don’t shoot the messenger: gun violence in America
I’m starting to wonder if we’re ever going to get a grip on gun violence.
In the past few days alone, a one-year-old baby was shot in the face and killed in his stroller, and a 107-year-old man was shot dead by police after a shoot-out in his home.
Here in Boston, there have been 123 shootings in the five months since the Marathon Bombing.
It feels scary for me to speak out about gun violence and gun control, because the “other side” is the type who pack heat when they go to Starbucks, say, or to church.
How “free” are you when you feel you must carry a gun everywhere to feel safe? That doesn’t feel like freedom to me.
Not to mention, you look ridiculous.
Guns, knives and other weapons are magnets for violence. They draw bad energy toward you. Why keep something so negative in your home, around your children?
When my family was stuck inside for the city-wide lock-down during that terrible week after the Boston Marathon bombing, I got a few choice comments on my Facebook page along the lines of “You liberals must want to rush out and buy some guns now so you’ll feel safer.”
Um, not really!
As one letter to the Financial Times stated shortly after Newtown,
“…When everyone has a gun then, indeed, everyone is individually more powerful, but collectively everyone is less safe. All this suggests that ‘Americans are getting fonder and fonder of firearms’ because first, they feel insecure and threatened, and second, they make the mistake of thinking that the very real power bestowed on individuals by firearms makes them collectively more secure and less threatened. It does not.”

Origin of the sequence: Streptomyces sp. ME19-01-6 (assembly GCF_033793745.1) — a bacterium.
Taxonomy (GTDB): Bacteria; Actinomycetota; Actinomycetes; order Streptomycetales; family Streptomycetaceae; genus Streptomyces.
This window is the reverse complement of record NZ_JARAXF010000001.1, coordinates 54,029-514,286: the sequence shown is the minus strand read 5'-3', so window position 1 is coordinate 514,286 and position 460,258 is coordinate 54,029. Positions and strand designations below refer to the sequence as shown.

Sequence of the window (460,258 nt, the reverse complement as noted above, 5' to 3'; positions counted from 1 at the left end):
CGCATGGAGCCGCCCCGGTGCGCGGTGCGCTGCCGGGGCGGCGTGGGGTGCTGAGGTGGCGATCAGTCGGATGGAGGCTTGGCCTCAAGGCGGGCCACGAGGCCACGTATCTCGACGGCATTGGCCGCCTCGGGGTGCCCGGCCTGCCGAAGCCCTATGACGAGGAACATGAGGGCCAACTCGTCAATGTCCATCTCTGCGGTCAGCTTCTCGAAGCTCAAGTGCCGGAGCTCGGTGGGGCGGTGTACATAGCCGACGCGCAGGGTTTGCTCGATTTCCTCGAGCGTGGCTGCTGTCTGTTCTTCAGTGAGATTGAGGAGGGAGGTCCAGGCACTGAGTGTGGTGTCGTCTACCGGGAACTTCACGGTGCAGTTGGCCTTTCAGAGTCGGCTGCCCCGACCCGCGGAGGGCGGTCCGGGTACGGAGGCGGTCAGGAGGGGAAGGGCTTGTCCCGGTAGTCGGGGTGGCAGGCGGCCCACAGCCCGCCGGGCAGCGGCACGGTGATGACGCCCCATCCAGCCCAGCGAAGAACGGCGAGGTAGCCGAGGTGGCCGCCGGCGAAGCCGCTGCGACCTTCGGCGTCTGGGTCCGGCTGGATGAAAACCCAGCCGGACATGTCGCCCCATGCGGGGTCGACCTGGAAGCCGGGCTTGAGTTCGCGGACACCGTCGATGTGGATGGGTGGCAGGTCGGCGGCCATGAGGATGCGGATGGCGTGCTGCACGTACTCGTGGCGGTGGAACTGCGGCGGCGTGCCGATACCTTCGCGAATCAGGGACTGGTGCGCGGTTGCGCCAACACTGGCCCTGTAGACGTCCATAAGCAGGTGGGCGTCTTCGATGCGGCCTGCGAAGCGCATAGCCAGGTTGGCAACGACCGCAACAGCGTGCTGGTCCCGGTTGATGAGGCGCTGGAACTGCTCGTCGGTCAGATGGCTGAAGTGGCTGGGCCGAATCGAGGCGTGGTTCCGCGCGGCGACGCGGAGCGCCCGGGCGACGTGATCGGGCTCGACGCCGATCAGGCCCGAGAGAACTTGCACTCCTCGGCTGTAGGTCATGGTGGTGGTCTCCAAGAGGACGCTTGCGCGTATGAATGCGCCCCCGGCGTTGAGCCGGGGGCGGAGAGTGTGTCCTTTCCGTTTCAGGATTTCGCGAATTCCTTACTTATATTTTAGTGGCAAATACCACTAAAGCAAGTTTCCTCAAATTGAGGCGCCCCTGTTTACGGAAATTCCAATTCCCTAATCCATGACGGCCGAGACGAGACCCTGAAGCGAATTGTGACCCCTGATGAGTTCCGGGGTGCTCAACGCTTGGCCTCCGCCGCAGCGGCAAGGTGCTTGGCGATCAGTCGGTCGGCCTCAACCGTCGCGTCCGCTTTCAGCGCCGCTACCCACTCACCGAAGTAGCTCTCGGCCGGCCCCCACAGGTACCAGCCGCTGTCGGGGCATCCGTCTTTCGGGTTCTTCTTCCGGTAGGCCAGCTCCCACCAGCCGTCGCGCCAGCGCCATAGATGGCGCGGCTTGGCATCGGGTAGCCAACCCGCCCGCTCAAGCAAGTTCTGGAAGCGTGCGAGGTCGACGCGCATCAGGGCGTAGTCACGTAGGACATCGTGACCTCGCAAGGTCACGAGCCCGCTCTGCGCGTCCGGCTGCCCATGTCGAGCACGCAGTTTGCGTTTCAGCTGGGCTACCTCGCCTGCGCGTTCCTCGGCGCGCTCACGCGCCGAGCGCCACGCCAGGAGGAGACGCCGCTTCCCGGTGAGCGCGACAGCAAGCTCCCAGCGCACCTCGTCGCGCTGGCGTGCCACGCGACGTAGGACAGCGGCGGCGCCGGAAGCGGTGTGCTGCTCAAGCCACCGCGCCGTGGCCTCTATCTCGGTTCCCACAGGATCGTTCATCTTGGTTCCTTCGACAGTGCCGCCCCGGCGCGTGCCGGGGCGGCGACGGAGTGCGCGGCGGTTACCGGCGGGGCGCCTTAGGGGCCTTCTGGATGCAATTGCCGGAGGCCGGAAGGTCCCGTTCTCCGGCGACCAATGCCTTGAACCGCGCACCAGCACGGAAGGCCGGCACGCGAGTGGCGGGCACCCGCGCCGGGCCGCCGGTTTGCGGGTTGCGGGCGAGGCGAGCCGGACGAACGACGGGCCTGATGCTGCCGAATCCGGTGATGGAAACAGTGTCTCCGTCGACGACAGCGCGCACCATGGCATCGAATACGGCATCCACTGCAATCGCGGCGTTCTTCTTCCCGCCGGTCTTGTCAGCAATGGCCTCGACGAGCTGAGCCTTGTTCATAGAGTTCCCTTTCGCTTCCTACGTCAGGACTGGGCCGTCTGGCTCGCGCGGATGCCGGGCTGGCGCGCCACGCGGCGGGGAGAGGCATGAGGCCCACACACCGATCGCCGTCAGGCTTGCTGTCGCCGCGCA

How many assault rifles and rounds of ammo does one need? If you want a gun, at least agree to a thorough background check. You have a driver’s license, right? It’s time we, on a national level, license and run checks on people who want firearms. Someone who wouldn’t qualify to buy a gun in Massachusetts shouldn’t be allowed to buy firearms in New Hampshire and bring them back here to kill people. Someone who would qualify wouldn’t be any worse off, while everyone would benefit.
I understand that guns and hunting are part of American culture. My son is fascinated with guns and can identify most makes and models on sight. As a matter of fact, while I was working on this post, I found this on my iPhone after he borrowed it:
Haven’t enough children been shot to death or gravely injured–this month?!
Do you honestly believe that the overwhelming level of gun violence we’re living with now is what the Founding Fathers envisioned for our society when they wrote the Second Amendment?
Gun violence costs America in countless ways. Besides the obvious health care costs ($17 million has been spent so far on Aurora survivors alone), think of all the lost economic value of Americans killed and maimed by firearms. What if one of the children shot in Newtown or Boston had discovered a cure for cancer, or had been our next Steve Jobs? What would that have been worth?
I keep thinking about the aptly named Antoinette Tuff, the bookkeeper who stopped a 20-year man from going on a killing spree at an elementary school in Georgia last month—by talking to him, not by shooting him.
Have you listened to Antoinette’s 911 call?
“It’s okay, baby. I love you!”
Without Antoinette, we probably would have had another Sandy Hook Elementary on our hands. Or worse. Imagine if the teachers or school administrators had been armed. Don’t kid yourself: it would have escalated quickly into a chaotic bloodbath.
Love is the answer, baby. Not more guns.